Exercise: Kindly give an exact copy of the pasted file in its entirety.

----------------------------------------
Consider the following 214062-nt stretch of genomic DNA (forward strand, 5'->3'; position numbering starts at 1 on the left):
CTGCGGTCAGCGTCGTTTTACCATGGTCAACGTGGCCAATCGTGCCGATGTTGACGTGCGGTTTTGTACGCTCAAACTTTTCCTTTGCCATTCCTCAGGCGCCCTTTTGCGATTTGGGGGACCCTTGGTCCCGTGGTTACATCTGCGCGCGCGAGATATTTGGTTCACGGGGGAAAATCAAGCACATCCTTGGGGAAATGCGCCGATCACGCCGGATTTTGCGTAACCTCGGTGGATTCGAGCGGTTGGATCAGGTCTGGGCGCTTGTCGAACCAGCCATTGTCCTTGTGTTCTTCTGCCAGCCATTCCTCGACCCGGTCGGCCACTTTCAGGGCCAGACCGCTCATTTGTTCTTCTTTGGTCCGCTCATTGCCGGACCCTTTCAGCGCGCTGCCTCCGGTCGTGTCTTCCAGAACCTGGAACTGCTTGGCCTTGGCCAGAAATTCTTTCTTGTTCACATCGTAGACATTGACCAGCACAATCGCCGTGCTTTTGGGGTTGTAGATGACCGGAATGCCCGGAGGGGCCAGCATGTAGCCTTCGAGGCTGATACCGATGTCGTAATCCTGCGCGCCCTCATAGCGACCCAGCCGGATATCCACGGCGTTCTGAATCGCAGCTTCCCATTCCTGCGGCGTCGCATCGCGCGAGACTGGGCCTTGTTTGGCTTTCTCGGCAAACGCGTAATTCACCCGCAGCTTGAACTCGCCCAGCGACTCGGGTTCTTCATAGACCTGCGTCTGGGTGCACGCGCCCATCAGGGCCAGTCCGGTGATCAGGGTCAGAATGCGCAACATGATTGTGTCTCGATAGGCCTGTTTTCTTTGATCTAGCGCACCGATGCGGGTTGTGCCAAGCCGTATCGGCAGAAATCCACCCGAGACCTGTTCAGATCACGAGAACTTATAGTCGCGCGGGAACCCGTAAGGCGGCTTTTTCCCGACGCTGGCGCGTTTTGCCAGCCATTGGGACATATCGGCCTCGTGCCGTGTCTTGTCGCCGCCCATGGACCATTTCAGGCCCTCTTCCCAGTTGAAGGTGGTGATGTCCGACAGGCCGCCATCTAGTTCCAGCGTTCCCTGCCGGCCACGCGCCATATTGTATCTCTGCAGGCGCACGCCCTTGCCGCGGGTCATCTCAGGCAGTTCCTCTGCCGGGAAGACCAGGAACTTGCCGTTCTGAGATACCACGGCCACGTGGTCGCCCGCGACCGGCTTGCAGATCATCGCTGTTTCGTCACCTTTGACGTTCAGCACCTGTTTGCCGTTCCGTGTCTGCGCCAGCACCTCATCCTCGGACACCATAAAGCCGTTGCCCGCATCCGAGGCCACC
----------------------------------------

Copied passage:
Consider the following 214062-nt stretch of genomic DNA (forward strand, 5'->3'; position numbering starts at 1 on the left):
CTGCGGTCAGCGTCGTTTTACCATGGTCAACGTGGCCAATCGTGCCGATGTTGACGTGCGGTTTTGTACGCTCAAACTTTTCCTTTGCCATTCCTCAGGCGCCCTTTTGCGATTTGGGGGACCCTTGGTCCCGTGGTTACATCTGCGCGCGCGAGATATTTGGTTCACGGGGGAAAATCAAGCACATCCTTGGGGAAATGCGCCGATCACGCCGGATTTTGCGTAACCTCGGTGGATTCGAGCGGTTGGATCAGGTCTGGGCGCTTGTCGAACCAGCCATTGTCCTTGTGTTCTTCTGCCAGCCATTCCTCGACCCGGTCGGCCACTTTCAGGGCCAGACCGCTCATTTGTTCTTCTTTGGTCCGCTCATTGCCGGACCCTTTCAGCGCGCTGCCTCCGGTCGTGTCTTCCAGAACCTGGAACTGCTTGGCCTTGGCCAGAAATTCTTTCTTGTTCACATCGTAGACATTGACCAGCACAATCGCCGTGCTTTTGGGGTTGTAGATGACCGGAATGCCCGGAGGGGCCAGCATGTAGCCTTCGAGGCTGATACCGATGTCGTAATCCTGCGCGCCCTCATAGCGACCCAGCCGGATATCCACGGCGTTCTGAATCGCAGCTTCCCATTCCTGCGGCGTCGCATCGCGCGAGACTGGGCCTTGTTTGGCTTTCTCGGCAAACGCGTAATTCACCCGCAGCTTGAACTCGCCCAGCGACTCGGGTTCTTCATAGACCTGCGTCTGGGTGCACGCGCCCATCAGGGCCAGTCCGGTGATCAGGGTCAGAATGCGCAACATGATTGTGTCTCGATAGGCCTGTTTTCTTTGATCTAGCGCACCGATGCGGGTTGTGCCAAGCCGTATCGGCAGAAATCCACCCGAGACCTGTTCAGATCACGAGAACTTATAGTCGCGCGGGAACCCGTAAGGCGGCTTTTTCCCGACGCTGGCGCGTTTTGCCAGCCATTGGGACATATCGGCCTCGTGCCGTGTCTTGTCGCCGCCCATGGACCATTTCAGGCCCTCTTCCCAGTTGAAGGTGGTGATGTCCGACAGGCCGCCATCTAGTTCCAGCGTTCCCTGCCGGCCACGCGCCATATTGTATCTCTGCAGGCGCACGCCCTTGCCGCGGGTCATCTCAGGCAGTTCCTCTGCCGGGAAGACCAGGAACTTGCCGTTCTGAGATACCACGGCCACGTGGTCGCCCGCGACCGGCTTGCAGATCATCGCTGTTTCGTCACCTTTGACGTTCAGCACCTGTTTGCCGTTCCGTGTCTGCGCCAGCACCTCATCCTCGGACACCATAAAGCCGTTGCCCGCATCCGAGGCCACC